Look Left – Police double tragedy, Clegg’s fees apology, and Romney’s latest gaffe

Shamik Das looks back at the week’s politics, including our progressive, regressive and evidence of the week.


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• The nation was shocked by the murder of two police officers in Manchester this week.

The killing of Police Constables Nicola Hughes and Fiona Bone prompted fresh debate on whether Britain’s police should be armed, and if the death penalty should be brought back for cop killers.

On Left Foot Forward today, James Hallwood makes the arguments against arming our police, pointing to statistics and examples from around the world, most notably the US, where 166 police officers died from gunfire last year alone.

And in terms of civilian deaths, in 2009, US police recorded 414 ‘justifiable homicides’, while the British police have killed 54 people since 1990. See here for more.

Meanwhile on the death penalty debate, Christopher Wilcock makes the case against bringing it back, again highlighting the lessons learned from the States; see here for more.

• Nick Clegg apologised yesterday for the tuition fees pledge – that’s an apology for making the promise in the first place, not one for the actual policy.

As political mea culpas go, in terms of timing, sincerity, believability and what he was actually apologising for, it has been greeted with a mixture of contempt, anger, renewed rage about fees (which had died down a little), and bemusement.

In essence, he seemed to be saying Liberal Democrat policy (which, incredulously, still states an “ambition to phase out fees” – see here) and the Lib Dem manifesto are worthless. Is an inability to ever deliver true of all Lib Dem policies? What, therefore, is the point of them even having a distinct manifesto if they are unwilling to fight for their convictions in coalition negotiations?

On Left Foot Forward today, we’ve a list of some of the other Lib Dem policy failures, which Mr Clegg might consider apologising for, including the longest double-dip recession since WW2, the million young unemployed; the tax cut for millionaires (while slashing services for the poor); and the cutting away at the heart of the NHS.

See here for more, including a hilarious auto-tune of the apology.

• In the US election race, Mitt Romney made yet another campaign gaffe.

The Republican Presidential candidate was secretly filmed saying 47 per cent of Americans are “people who pay no income tax”. As Ben Mackay illustrated on Left Foot Forward, Romney’s comments on ‘Federal Income Tax’ are as misguided as they were untimely.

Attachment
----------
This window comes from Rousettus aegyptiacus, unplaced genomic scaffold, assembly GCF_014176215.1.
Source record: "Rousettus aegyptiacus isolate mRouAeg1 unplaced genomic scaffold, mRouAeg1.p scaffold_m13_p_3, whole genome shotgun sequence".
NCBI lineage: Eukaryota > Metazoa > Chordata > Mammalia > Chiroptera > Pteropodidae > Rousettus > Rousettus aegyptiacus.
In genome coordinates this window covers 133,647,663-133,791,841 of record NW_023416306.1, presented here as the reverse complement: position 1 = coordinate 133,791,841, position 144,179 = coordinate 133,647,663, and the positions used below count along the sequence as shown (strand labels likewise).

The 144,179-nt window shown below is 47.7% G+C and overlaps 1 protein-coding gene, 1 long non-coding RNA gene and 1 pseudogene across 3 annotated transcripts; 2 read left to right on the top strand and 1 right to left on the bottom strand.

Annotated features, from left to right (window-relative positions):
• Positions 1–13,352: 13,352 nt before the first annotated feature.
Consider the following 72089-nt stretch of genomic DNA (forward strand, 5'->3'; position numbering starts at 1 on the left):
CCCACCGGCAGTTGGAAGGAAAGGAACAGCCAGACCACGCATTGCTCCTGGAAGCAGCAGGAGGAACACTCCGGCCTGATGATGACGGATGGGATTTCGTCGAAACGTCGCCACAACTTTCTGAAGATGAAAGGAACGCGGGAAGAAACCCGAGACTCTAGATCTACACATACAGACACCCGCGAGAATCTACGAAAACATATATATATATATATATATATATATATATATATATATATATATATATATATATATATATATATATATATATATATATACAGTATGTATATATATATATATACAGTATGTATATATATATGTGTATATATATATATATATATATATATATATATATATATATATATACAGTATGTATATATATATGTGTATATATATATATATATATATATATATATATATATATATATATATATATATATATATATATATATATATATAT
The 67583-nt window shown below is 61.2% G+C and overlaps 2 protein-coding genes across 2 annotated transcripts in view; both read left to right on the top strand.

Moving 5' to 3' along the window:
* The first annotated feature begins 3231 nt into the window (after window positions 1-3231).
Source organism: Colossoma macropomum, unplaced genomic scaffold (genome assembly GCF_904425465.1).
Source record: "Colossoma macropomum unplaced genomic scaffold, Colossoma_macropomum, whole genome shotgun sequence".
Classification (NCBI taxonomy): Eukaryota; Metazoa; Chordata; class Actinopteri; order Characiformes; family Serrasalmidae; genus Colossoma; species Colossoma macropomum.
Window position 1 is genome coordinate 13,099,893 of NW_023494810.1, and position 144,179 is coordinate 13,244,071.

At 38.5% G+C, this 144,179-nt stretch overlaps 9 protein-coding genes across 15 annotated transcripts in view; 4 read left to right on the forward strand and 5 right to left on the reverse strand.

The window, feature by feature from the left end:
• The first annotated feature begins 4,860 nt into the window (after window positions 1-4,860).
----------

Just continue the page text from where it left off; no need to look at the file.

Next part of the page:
See here for more on the Romney gaffe, and check out our latest must-read US election campaign digests by Larry Smith here and here; the next one will be up on LFF on Monday.

Progressive of the week:

Former Labour cabinet minister David Blunkett MP, whose new pamphlet, “In Defence of Politics Revisited”, which argues for the need to change how we do politics, was published this week.

See here for more.

Regressive of the week:

Lord Ashcroft, Tory donor and tax dodger, who this week demanded the slashing of the overseas aid budget, a budget which, no thanks to selfish, unconscionable tax avoiders like him, will put more than 15 million children in school, provide more than 80 million children with vaccines against life-threatening diseases, and ensure better nutrition for more than 9 million people over the next four years.

See here for more.

Evidence of the week:

The new report by Children England, “Perfect Storms: An analysis of the operating conditions for the children, young people and families voluntary sector” (pdf), published this week.

It is the first time a report has modelled and provided case studies showing the cumulative impact of the financial crisis and subsequent austerity measures on children’s charities and their statutory partners. It describes two worrying and interrelated ‘perfect storms’ affecting the voluntary and public sectors, and those they support.

See here for more.

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